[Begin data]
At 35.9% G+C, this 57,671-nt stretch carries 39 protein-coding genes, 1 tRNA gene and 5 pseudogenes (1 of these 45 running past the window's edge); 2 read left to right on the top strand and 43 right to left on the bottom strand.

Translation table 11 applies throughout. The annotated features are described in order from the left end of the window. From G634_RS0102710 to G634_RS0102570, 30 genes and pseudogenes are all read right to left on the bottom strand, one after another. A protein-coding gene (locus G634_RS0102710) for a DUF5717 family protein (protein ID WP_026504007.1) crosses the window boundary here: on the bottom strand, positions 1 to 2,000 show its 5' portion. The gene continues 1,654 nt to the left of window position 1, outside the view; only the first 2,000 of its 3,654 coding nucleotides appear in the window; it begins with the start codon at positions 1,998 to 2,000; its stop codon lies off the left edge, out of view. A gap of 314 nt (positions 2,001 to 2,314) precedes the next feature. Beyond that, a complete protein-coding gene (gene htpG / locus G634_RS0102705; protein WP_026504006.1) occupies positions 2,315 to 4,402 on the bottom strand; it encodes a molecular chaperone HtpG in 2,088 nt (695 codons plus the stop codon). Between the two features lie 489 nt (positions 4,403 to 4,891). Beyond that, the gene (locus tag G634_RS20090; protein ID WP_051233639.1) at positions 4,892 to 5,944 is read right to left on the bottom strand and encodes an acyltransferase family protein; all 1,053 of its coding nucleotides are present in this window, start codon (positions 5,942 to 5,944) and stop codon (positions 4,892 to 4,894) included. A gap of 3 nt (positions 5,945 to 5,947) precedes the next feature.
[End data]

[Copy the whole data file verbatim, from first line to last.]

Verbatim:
At 35.9% G+C, this 57,671-nt stretch carries 39 protein-coding genes, 1 tRNA gene and 5 pseudogenes (1 of these 45 running past the window's edge); 2 read left to right on the top strand and 43 right to left on the bottom strand.

Translation table 11 applies throughout. The annotated features are described in order from the left end of the window. From G634_RS0102710 to G634_RS0102570, 30 genes and pseudogenes are all read right to left on the bottom strand, one after another. A protein-coding gene (locus G634_RS0102710) for a DUF5717 family protein (protein ID WP_026504007.1) crosses the window boundary here: on the bottom strand, positions 1 to 2,000 show its 5' portion. The gene continues 1,654 nt to the left of window position 1, outside the view; only the first 2,000 of its 3,654 coding nucleotides appear in the window; it begins with the start codon at positions 1,998 to 2,000; its stop codon lies off the left edge, out of view. A gap of 314 nt (positions 2,001 to 2,314) precedes the next feature. Beyond that, a complete protein-coding gene (gene htpG / locus G634_RS0102705; protein WP_026504006.1) occupies positions 2,315 to 4,402 on the bottom strand; it encodes a molecular chaperone HtpG in 2,088 nt (695 codons plus the stop codon). Between the two features lie 489 nt (positions 4,403 to 4,891). Beyond that, the gene (locus tag G634_RS20090; protein ID WP_051233639.1) at positions 4,892 to 5,944 is read right to left on the bottom strand and encodes an acyltransferase family protein; all 1,053 of its coding nucleotides are present in this window, start codon (positions 5,942 to 5,944) and stop codon (positions 4,892 to 4,894) included. A gap of 3 nt (positions 5,945 to 5,947) precedes the next feature.